Evaluations of Female Engagement Teams (FETs) used by the military to engage with women in Afghanistan that are available indicate that:
- Female soldiers have had a deescalating effect as Afghan males generally accepted females being searched as long as it was done by other females.
- FETs have had positive engagement with both women and men and were viewed as a kind of ‘third gender’. This gave them the advantages, rather than the disadvantages, of both genders: they are extended the respect shown to men, but are granted the access to home and family normally reserved to women.
- The right training, support, and working conditions helped FET effectiveness.
However, very little independent analysis has been carried out. Unclear functions and a desire to be useful meant FETs engaged in a wide variety of disparate activities and there was a great pressure to report the activities of FETs as successful. This resulted in a tendency to cite everything FETs carried out as an achievement, without really understanding cultural dynamics.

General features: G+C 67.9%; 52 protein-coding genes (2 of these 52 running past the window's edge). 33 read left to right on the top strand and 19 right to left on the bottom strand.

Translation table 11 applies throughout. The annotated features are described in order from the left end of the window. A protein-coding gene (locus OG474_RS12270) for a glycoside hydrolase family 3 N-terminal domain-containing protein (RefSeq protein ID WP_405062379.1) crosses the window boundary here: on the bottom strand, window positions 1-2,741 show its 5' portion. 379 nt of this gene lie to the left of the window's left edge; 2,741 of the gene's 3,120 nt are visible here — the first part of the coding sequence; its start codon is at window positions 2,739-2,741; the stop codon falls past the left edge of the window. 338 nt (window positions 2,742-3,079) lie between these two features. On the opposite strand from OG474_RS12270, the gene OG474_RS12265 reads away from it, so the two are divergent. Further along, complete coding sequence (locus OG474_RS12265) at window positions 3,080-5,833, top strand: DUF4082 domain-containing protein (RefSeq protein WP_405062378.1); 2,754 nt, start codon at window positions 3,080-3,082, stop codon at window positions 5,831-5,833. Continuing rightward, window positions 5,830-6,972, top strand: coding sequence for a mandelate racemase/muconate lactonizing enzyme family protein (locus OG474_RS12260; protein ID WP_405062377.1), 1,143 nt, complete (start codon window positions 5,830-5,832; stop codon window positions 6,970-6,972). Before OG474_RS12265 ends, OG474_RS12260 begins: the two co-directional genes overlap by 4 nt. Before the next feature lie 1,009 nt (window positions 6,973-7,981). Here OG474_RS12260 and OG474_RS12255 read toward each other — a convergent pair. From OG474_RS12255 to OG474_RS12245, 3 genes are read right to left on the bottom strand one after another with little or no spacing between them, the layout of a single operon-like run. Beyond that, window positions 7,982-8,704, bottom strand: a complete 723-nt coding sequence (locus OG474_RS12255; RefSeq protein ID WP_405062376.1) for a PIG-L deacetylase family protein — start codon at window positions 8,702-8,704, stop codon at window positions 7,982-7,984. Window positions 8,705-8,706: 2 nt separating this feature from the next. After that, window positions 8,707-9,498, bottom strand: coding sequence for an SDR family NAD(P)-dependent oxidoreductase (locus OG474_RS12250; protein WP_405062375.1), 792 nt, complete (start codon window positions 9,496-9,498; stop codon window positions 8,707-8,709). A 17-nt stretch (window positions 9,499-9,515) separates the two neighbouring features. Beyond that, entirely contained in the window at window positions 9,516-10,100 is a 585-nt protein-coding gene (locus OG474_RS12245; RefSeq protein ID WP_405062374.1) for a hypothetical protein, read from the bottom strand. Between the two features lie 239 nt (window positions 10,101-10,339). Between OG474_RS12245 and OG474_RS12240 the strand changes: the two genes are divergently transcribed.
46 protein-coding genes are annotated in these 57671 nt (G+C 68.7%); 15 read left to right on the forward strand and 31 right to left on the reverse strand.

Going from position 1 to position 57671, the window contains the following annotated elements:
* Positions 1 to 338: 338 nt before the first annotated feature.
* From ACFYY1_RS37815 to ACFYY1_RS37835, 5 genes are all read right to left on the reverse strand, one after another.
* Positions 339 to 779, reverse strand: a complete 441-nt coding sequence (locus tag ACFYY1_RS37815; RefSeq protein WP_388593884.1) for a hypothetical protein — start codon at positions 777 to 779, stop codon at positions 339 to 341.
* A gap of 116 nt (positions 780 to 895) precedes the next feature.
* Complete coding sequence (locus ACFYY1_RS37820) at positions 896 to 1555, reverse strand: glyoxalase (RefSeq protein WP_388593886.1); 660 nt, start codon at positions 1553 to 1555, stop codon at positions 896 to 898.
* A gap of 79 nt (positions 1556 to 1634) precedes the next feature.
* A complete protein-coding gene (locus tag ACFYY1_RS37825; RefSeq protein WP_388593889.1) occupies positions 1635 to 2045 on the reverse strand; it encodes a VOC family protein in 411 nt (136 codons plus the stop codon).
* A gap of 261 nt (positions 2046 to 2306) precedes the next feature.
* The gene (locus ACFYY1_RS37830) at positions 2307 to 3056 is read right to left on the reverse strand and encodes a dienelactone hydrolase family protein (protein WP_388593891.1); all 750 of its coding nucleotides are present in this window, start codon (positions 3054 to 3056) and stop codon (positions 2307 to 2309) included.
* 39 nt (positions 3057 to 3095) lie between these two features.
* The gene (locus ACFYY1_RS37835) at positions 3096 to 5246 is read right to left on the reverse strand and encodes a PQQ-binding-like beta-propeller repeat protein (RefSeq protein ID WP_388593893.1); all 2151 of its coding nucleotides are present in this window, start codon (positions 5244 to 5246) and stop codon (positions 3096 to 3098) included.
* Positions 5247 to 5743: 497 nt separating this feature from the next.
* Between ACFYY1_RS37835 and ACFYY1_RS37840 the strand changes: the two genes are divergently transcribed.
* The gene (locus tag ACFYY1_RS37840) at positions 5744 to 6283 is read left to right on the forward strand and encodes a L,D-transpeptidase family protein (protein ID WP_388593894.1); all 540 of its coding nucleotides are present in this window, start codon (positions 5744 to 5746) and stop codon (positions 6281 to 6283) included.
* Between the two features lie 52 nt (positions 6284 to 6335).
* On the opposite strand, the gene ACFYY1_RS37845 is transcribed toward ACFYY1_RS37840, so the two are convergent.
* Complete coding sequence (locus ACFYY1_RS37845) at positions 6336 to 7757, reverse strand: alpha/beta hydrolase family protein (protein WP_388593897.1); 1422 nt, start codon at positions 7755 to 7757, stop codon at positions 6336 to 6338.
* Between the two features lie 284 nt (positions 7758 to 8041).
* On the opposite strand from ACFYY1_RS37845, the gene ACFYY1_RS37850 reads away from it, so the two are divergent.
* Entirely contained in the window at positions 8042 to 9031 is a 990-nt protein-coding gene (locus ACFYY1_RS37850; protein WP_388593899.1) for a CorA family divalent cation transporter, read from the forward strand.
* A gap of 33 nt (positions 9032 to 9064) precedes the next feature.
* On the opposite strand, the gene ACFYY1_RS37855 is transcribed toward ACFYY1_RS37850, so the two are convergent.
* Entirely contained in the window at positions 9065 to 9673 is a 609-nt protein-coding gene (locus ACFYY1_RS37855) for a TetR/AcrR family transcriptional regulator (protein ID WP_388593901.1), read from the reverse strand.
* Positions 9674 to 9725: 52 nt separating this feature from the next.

The US Army Research Institute found that there is a lack of standardization of FET assessment, selection, training, integration, and employment procedures. FET soldiers and their officers identified a number of lessons from their experiences of deploying FETs. These include:
- Assessment and selection: Rigorous assessment and selection procedures result in higher morale and greater mission success.
- Training: Training in rapport building and influence, and language and cultural skills is useful. Physical fitness training helps FETs carry out their missions and integrate with other units.
- Integration and employment: Emphasising the value and skills of FETs can help their integration. Units which recognised the value of FETs were more likely to include them in every mission. FETs who were used according to their training and had a clear purpose were motivated to deploy again.